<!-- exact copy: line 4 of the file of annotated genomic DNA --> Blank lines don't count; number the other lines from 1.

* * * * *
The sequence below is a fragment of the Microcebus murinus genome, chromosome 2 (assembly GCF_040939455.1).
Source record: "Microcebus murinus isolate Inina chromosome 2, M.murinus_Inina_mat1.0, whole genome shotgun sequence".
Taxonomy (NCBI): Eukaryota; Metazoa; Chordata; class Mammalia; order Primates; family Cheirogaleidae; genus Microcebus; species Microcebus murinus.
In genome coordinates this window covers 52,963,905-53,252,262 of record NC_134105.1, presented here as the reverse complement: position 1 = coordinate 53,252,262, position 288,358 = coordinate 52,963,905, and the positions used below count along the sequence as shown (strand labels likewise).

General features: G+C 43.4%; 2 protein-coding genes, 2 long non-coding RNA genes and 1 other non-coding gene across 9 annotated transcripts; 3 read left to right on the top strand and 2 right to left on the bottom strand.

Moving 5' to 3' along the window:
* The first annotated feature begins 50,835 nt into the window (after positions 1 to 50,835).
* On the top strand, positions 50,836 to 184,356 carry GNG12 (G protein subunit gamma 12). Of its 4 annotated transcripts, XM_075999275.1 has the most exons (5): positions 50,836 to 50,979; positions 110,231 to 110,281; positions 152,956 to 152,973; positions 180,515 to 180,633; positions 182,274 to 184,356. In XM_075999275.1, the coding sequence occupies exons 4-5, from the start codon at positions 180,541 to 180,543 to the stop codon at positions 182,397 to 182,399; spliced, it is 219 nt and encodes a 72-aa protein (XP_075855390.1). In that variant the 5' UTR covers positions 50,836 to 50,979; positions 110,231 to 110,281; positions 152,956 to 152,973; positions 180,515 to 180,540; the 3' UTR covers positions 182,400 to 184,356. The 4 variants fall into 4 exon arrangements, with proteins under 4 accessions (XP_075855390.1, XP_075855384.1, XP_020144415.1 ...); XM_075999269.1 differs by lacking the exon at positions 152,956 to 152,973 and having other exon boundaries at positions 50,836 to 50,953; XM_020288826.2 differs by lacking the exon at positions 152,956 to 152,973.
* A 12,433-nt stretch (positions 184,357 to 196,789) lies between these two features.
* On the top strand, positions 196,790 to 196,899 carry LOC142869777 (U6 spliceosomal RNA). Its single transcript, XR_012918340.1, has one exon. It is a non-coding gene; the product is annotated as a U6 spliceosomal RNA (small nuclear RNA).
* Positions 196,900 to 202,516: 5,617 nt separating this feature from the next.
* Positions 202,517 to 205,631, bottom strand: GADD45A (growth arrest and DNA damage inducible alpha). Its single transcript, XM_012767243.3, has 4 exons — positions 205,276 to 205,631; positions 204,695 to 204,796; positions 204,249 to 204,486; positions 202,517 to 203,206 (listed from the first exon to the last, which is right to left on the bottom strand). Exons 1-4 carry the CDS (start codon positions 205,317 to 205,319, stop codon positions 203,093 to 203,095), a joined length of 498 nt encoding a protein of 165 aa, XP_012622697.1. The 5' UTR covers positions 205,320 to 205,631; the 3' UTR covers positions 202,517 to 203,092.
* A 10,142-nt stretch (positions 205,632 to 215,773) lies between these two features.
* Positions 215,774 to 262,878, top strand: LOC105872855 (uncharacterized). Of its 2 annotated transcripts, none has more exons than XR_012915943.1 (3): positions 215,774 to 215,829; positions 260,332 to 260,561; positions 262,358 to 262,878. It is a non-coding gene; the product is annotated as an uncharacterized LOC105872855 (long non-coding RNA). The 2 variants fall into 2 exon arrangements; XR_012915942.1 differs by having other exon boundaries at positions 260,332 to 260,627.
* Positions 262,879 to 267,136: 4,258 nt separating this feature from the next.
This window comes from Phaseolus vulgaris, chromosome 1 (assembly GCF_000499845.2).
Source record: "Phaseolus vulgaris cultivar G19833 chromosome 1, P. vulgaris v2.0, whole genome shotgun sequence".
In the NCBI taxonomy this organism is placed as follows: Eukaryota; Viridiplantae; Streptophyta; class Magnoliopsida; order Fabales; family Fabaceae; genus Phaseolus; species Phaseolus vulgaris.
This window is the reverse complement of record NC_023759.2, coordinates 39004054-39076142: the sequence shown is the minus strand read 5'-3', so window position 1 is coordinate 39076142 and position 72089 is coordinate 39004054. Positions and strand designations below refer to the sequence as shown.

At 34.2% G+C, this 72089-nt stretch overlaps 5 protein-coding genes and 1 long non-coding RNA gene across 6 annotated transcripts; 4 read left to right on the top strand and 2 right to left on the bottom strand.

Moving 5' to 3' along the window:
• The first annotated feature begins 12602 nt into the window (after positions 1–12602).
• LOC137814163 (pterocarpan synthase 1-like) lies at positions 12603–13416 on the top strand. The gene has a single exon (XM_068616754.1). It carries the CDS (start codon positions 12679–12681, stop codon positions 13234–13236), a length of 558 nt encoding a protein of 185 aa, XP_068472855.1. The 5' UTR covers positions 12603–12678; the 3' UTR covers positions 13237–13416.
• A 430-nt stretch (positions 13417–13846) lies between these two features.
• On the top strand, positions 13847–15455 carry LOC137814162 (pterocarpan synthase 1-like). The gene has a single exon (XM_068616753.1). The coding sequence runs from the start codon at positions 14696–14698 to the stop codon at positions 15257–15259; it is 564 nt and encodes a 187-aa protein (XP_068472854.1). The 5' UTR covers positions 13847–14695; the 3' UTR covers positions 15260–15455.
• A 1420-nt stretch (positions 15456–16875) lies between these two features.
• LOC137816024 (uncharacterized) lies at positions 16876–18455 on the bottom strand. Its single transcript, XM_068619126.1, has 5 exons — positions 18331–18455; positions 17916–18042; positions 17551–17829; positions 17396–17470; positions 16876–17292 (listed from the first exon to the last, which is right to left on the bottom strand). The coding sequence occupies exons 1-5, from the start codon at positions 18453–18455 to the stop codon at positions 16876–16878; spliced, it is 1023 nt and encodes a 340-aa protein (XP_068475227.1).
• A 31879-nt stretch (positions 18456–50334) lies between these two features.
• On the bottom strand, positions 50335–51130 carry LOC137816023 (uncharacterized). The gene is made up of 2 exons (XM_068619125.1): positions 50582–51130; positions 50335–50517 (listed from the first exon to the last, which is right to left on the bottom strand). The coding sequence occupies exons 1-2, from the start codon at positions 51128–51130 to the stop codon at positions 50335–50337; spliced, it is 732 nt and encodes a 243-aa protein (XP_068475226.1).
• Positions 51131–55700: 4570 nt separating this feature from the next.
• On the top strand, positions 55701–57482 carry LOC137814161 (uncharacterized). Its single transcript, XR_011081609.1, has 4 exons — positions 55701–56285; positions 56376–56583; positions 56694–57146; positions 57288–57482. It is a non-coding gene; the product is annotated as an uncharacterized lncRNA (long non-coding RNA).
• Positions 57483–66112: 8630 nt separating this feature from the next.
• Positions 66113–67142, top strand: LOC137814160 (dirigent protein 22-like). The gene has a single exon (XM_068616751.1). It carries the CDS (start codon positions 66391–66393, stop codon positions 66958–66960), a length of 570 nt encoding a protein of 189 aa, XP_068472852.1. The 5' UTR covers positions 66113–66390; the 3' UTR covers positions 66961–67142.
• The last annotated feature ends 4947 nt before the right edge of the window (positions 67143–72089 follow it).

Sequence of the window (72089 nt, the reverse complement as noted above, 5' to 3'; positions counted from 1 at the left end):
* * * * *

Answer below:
In genome coordinates this window covers 52,963,905-53,252,262 of record NC_134105.1, presented here as the reverse complement: position 1 = coordinate 53,252,262, position 288,358 = coordinate 52,963,905, and the positions used below count along the sequence as shown (strand labels likewise).